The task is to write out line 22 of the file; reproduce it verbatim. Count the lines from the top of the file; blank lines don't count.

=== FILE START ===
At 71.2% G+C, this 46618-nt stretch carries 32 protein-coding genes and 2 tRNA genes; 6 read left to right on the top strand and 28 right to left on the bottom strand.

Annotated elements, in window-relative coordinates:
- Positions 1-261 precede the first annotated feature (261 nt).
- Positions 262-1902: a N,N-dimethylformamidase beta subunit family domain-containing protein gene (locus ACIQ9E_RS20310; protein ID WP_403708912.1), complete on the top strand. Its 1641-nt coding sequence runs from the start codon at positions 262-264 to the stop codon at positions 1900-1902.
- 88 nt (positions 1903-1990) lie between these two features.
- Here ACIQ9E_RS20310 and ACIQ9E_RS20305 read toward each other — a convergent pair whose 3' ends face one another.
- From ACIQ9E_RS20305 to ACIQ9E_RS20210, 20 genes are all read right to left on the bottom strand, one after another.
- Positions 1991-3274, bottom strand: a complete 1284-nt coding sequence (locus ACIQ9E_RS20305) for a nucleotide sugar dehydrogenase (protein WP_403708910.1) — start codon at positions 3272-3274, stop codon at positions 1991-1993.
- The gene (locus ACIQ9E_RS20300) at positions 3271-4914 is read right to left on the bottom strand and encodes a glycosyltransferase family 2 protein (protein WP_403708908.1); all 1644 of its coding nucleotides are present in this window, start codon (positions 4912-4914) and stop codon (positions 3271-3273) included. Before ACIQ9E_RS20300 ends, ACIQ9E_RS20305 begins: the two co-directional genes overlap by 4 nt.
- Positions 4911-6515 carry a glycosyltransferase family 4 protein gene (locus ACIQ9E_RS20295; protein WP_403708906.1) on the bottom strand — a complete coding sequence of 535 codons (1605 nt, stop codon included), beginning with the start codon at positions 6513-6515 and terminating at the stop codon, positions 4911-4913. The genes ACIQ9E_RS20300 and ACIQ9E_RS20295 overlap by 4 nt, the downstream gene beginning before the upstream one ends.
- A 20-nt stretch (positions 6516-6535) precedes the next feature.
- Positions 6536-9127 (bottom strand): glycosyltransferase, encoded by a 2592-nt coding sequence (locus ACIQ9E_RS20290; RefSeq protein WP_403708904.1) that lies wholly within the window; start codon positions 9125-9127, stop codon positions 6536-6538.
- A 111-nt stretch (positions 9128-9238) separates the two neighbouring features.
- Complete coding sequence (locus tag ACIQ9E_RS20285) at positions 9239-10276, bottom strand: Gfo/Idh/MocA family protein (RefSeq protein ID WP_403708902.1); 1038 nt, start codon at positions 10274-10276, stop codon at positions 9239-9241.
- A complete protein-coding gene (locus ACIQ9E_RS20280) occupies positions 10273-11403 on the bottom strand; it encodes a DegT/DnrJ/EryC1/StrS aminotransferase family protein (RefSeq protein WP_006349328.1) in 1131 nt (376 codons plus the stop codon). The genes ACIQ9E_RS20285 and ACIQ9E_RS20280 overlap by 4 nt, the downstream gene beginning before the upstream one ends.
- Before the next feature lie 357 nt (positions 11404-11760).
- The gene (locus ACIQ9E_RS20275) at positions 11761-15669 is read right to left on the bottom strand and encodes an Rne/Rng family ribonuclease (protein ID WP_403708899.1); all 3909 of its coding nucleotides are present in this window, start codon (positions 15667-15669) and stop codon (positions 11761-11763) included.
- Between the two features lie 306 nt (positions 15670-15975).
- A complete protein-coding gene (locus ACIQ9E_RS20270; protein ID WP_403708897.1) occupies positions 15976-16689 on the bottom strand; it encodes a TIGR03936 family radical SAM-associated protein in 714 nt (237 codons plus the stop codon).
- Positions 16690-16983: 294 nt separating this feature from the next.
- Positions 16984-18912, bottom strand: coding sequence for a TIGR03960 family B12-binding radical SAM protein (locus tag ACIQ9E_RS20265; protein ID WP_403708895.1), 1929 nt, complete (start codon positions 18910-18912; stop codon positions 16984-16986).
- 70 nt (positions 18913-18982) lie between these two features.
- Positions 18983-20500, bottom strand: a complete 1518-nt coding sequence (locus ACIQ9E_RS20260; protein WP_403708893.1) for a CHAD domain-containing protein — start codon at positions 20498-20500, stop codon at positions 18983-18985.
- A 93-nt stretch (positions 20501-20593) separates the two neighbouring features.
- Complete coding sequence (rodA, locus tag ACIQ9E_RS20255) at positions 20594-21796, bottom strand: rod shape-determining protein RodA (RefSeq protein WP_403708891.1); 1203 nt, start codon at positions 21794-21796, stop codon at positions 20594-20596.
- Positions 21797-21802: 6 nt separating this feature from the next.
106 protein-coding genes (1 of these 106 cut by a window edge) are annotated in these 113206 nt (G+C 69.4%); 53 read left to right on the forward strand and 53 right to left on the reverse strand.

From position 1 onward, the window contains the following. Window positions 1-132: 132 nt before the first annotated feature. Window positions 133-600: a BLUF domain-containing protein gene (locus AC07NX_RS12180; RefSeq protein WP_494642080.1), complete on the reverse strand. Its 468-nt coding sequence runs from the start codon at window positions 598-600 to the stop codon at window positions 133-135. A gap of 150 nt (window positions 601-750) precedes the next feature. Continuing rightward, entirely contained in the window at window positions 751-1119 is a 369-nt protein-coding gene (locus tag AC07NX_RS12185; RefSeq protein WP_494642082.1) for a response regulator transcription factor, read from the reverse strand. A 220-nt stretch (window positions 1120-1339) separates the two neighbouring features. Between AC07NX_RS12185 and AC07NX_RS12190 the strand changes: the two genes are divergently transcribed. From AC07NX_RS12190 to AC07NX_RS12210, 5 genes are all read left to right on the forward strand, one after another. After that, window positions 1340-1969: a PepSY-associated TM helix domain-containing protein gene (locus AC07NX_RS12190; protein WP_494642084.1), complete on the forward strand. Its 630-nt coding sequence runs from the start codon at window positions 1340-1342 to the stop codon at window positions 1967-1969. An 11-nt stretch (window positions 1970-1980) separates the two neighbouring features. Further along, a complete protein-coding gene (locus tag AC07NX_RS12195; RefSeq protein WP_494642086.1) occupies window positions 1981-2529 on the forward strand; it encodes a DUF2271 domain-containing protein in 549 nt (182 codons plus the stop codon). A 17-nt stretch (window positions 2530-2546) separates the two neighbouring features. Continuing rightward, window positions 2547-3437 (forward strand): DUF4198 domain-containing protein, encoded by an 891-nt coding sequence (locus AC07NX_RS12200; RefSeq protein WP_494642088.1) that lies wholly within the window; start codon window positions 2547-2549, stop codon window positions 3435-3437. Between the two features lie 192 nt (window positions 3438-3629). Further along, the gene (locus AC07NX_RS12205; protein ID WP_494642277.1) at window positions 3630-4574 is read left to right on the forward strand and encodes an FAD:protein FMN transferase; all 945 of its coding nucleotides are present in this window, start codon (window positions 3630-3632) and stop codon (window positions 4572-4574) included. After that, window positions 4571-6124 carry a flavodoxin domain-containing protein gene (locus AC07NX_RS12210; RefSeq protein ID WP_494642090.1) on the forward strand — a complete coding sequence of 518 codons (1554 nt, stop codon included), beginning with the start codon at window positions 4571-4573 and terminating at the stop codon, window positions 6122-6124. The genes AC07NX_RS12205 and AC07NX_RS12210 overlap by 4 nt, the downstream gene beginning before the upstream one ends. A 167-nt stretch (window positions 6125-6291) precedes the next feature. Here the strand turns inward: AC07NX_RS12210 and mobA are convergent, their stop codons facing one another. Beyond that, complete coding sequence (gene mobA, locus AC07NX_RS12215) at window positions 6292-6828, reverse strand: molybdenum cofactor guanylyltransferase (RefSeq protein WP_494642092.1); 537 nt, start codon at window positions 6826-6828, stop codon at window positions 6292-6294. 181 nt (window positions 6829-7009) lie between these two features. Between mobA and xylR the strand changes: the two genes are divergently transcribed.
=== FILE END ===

- 70 nt (positions 18913-18982) lie between these two features.